Today, all anybody needs to run is the determination and a pair of the right shoes. But just fifty years ago, running was viewed almost exclusively as the domain of elite male athletes who ...
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Today, all anybody needs to run is the determination and a pair of the right shoes. But just fifty years ago, running was viewed almost exclusively as the domain of elite male athletes who competed on tracks. With insight and propulsive energy, director Pierre Morath traces running�۪s rise to the 1960s, examining how the liberation movements and newfound sense of personal freedom that defined the era took the sport out of the stadiums and onto the streets, and how legends like Steve Prefontaine, Fred Lebow, and Kathrine Switzer redefined running as a populist phenomenon.
Around 14 minutes into the film, the person doing the voice over says the marathon distance is 26.4 miles when it's actually 26.2 miles. See more »
Run for you
Greetings again from the darkness. Director Pierre Morath seemingly had three good ideas for a movie: a history of long-distance running, the fight and final acceptance of women into the sport, and an analysis of holistic running vs. competitive running. Any of the topics would make a solid documentary, but when combined, the result is a bit of a hodgepodge that is still interesting and informative.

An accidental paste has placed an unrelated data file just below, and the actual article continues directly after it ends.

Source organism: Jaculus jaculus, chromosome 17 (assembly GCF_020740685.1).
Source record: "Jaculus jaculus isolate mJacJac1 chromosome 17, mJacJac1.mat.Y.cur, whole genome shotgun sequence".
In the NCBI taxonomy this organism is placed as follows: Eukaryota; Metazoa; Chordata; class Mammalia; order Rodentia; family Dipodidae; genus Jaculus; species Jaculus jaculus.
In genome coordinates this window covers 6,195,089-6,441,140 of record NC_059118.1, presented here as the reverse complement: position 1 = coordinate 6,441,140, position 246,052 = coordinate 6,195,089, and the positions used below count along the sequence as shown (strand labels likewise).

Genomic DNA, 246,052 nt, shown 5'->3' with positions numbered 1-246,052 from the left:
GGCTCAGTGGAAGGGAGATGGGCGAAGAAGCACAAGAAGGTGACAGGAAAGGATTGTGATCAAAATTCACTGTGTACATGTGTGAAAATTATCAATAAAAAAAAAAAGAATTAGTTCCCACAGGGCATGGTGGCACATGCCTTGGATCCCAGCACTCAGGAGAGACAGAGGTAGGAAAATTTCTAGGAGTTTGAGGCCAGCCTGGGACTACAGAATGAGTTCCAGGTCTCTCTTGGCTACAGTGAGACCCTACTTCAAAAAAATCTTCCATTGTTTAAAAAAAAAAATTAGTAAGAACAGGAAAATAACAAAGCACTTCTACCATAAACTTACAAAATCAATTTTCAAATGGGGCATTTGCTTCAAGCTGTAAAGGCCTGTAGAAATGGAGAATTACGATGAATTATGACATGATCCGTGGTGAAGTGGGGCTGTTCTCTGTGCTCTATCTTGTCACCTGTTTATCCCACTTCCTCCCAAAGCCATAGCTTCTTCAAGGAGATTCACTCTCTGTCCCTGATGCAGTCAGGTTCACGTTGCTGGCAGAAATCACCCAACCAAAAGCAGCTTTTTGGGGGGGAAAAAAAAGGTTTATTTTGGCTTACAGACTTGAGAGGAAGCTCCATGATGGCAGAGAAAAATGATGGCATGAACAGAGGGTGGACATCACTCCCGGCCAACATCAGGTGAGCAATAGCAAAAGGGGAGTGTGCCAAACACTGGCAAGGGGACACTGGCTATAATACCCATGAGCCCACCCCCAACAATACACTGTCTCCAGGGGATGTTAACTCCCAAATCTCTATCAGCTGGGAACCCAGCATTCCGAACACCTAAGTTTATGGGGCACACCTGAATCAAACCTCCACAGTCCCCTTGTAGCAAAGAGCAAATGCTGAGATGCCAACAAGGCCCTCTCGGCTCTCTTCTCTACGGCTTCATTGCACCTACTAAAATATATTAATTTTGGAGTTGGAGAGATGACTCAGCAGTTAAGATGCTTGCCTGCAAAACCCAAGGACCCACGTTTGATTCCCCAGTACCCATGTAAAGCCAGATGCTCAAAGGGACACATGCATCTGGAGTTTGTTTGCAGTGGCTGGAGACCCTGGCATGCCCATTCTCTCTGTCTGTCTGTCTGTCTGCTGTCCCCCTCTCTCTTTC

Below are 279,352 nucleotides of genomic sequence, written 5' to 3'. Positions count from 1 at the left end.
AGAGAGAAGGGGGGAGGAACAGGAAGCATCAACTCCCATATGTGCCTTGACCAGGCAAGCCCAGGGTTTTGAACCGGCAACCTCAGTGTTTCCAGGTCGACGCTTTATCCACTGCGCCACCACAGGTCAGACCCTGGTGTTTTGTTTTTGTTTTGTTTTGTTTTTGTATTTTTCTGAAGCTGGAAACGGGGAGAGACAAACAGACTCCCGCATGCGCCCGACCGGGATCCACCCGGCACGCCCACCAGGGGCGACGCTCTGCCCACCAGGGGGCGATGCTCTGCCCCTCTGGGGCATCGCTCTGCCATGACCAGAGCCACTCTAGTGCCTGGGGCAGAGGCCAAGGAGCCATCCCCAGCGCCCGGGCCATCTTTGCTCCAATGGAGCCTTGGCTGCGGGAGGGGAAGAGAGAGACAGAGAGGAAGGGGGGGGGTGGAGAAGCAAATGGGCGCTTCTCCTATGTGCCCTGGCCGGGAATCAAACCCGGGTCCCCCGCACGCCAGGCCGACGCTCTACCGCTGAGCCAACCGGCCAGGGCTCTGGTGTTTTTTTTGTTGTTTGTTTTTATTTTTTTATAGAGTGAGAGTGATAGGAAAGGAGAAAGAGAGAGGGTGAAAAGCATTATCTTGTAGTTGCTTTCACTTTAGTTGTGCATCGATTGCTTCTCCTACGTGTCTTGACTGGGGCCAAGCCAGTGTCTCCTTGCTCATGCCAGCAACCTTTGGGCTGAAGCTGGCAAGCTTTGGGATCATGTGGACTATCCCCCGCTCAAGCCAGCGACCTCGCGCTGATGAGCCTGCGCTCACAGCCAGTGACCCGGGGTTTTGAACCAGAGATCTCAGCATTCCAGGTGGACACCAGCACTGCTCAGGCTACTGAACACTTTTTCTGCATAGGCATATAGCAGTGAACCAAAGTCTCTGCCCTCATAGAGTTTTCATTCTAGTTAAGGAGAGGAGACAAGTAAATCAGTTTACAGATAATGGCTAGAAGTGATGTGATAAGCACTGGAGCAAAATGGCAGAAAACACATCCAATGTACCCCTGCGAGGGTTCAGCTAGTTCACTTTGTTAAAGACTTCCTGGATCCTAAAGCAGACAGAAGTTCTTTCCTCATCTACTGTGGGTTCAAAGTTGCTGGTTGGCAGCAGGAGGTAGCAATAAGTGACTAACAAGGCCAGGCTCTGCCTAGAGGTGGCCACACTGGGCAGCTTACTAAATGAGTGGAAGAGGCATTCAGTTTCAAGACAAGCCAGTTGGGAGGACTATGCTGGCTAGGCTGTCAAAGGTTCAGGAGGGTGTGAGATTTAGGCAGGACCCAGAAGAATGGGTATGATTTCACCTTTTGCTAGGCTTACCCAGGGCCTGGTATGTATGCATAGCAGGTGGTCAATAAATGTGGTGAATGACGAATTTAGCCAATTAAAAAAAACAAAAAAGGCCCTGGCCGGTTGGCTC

All of the familiar names are present: Frank Shorter, Bill Rodgers, Jim Fixx, Steve Prefontaine and Joan Benoit . However, it's Fred Lebow and Karen Switzer who prove to be the most compelling figures. In 1967, Ms. Switzer was the first woman to run the Boston Marathon, and you've probably seen the iconic photo of some guy trying to forcibly remove her from the race. It's pointed out that at the time, women still didn't have the right to vote in Switzerland – an effective means of showing that women were still fighting for basic equality. Mr. Lebow founded the New York Runners Club and was instrumental in moving the NY Marathon from The Bronx to Central Park. He was a marketing man and promoter at heart, and was a key figure in expanding the popularity of distance running.
It was 1984, before the Women's Marathon became an official Olympic sport, the coverage of Ms. Benoit's win is compared to women winning the right to vote. It's also noted (somewhat facetiously) that "it's the first time women are allowed to be exhausted in public".
Perhaps the most interesting pieces of this running puzzle focus on the "free your mind" aspect of running that stands in stark opposition to the mega-corporate effects of Nike (and other corporations) on running events. Corporate sponsorships and vast sums of money created a global network of high-profile and finely-tuned runners, while the inner peace attained from running allowed the activity (rather than the sport) to continue to grow in acceptance from those looking to escape some of the day-to-day stresses of life.
The "dark side" of the sport reared its head in 2012 after Hurricane Sandy left destruction in the path of where the NYC Marathon (50,000 runners) was to be held. With the big money at stake, some poor decisions were made as citizens throughout the area were without power, clean water and even shelter.
Admittedly, distance runners can often be described as "oddballs", and though it only takes a pair of sneakers and some shorts to "go for a run", it's the corporate sponsorships that make it big business but at least now, women are right there with the men – whether it's a big city marathon or a jog through the park.
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